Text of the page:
Tsunami Relief - Love Links

​September 2005

Judy O’Connell and Lisa Meerdter, Cedarmere Elementary School, Baltimore County, 410-887-1100

Students at Cedarmere Elementary participated in a service-learning project to aid the children who were victims of the tsunami/earthquake. To raise money for the victims, students bought and sold “Love Links” for ten cents each. “Love Links” were 9 X 1 strips of brightly colored construction paper that students decorated. The strips were then connected to form long paper chains that were displayed around the school.

Best Practice 1: Meet a recognized need in the community.

When students arrived back in school after the winter break, they voiced concern for the children who were left without families, food, schools, or basic health care due to the massive earthquake and tsunami in December 2004.  Our students wanted to aid children in rebuilding their lives through health and education.  The students’ goal was to raise as much money as possible for children who were victims of the tsunami while raising community awareness about the disaster.  Our hope was that Save the Children would put our contribution to good use in aiding the children of Southeast Asia.

Best Practice 2: Achieve curricular objectives through service-learning.

Our service-learning project was connected to the school curriculum through reading, technology, math, writing, science, and geography.
  • Geography:  Students identified the area of the world where the tsunami occurred and surrounding countries that were affected by the disaster.
  • Reading and Technology: Students read Time for Kids articles and used the Internet to learn more about tsunamis.  Students brought in newspaper and magazine articles to read and share with their classes.
  • Math: Students collected and counted “Love Links” and money.
  • Writing: Students wrote reflections describing the tsunami. They included their action to help aid the children of Southeast Asia, and a description of their learning from the project. Primary students reflected through artwork.  One third grade class practiced their “friendly letter” writing skills by writing former President Clinton to share the results of their service-learning project.
  • Science: Intermediate students learned about tsunamis, why they occur, and where they are most likely to occur.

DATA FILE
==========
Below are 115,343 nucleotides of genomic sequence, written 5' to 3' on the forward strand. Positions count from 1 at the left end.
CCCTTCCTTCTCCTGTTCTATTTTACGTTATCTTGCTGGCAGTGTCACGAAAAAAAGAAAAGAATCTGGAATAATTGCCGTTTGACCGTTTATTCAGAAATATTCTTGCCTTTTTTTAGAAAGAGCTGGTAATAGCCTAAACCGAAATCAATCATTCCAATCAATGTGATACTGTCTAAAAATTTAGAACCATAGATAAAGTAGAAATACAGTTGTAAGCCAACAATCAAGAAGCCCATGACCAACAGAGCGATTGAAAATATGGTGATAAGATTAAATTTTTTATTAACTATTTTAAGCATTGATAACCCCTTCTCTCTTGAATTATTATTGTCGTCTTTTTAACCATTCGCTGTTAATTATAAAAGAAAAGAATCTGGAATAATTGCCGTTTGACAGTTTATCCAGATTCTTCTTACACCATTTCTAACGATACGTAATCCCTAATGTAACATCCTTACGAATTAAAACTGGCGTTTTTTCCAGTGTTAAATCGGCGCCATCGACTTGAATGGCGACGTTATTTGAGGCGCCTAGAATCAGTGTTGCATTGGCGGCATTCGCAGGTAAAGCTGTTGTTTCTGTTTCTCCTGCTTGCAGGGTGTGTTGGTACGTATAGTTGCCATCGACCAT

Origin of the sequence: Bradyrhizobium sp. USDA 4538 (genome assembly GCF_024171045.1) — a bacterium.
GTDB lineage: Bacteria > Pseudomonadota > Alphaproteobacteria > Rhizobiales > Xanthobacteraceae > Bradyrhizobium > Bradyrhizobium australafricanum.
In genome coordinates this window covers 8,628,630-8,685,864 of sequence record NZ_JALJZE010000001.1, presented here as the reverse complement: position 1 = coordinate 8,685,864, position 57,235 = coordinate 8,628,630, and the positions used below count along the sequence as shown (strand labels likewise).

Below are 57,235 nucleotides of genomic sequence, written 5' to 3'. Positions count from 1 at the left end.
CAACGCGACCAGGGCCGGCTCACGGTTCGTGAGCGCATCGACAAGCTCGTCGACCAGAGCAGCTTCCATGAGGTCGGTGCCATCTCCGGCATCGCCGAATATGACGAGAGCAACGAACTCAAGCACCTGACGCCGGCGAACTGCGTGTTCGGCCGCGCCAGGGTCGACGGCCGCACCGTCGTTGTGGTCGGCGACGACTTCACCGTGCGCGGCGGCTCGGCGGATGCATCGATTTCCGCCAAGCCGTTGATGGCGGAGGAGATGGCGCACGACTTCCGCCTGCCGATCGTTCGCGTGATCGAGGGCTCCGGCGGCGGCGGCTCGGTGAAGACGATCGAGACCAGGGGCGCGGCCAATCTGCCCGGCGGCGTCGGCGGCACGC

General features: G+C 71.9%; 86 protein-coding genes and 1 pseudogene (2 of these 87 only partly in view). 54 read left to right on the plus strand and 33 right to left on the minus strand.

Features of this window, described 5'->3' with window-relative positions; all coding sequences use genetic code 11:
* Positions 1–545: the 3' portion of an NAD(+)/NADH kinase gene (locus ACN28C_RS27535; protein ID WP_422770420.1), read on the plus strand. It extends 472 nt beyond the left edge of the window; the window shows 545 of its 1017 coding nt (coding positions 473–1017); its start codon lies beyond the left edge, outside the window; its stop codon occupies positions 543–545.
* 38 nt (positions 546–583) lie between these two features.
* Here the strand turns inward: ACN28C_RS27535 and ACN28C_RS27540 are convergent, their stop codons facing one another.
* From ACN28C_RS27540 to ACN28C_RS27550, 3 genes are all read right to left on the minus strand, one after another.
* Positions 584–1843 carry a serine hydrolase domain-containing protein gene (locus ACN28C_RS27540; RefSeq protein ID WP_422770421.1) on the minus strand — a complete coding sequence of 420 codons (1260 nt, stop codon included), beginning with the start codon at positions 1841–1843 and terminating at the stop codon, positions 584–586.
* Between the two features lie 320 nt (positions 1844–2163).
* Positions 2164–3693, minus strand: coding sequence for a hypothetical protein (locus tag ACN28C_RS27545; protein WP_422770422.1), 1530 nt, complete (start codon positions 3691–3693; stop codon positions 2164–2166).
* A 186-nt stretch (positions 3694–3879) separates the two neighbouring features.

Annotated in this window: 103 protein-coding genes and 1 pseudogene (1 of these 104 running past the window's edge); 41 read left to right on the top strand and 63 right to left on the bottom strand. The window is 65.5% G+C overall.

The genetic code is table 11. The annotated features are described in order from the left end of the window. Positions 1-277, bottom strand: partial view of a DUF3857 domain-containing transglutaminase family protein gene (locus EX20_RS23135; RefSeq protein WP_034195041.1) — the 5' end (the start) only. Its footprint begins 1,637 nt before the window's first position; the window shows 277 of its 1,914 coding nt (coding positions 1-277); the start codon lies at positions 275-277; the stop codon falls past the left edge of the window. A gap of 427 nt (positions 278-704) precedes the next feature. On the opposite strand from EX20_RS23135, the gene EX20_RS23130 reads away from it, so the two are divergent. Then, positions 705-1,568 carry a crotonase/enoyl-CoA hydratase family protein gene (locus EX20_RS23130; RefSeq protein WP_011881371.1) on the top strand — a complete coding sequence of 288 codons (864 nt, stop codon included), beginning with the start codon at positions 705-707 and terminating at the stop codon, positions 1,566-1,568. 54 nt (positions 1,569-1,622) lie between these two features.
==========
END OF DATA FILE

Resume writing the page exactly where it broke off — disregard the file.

Best Practice 3: Reflect throughout the service-learning experience.

Students wrote and read morning announcements over the school intercom and received weekly totals of “Love Links” sold, and money collected. Using this information, the children reflected throughout the project through discussion and journal entries.

Best Practice 4: Develop student responsibility.

Student government leaders wrote morning announcements, delivered “Love Links” to classrooms, and collected and counted money.  Students in classrooms sold “Love Links” outside of their classrooms.

Best Practice 5: Establish community partnerships.

The funds raised were donated to Save the Children for tsunami relief efforts.  Our community partners also included parents who sold “Love Links” at their places of work. Some students involved their religious organizations by selling “Love Links” at those locations as well.

Best Practice 6: Plan ahead for service-learning.

To plan and prepare for this service-learning project we began by:
  • Requesting and receiving administrative approval;
  • Developing a timeline;
  • Writing and distributing letters to parents of Cedarmere students;
  • Cutting and distributing 9 X 1 inch strips of colored construction paper.

Best Practice 7: Equip students with knowledge and skills needed for service.

Our students developed and improved skills and knowledge in geography through their use of maps and atlases.  Many of the students improved their reading and vocabulary skills while working on the Internet, reading magazine articles, and accessing other information on tsunamis, earthquakes, and this current event.  Writing skills were developed through journal entries, intercom announcements, letter writing, and other written reflections.   As the project progressed, our students learned responsibility as they sold and collected money for the “Love Links.”  Math skills developed through collecting and counting money.  The most obvious lesson came at the end of the month long project when students reflected on their project and described their learning and new understanding of tsunamis, earthquakes, and the devastation they can produce on our human family.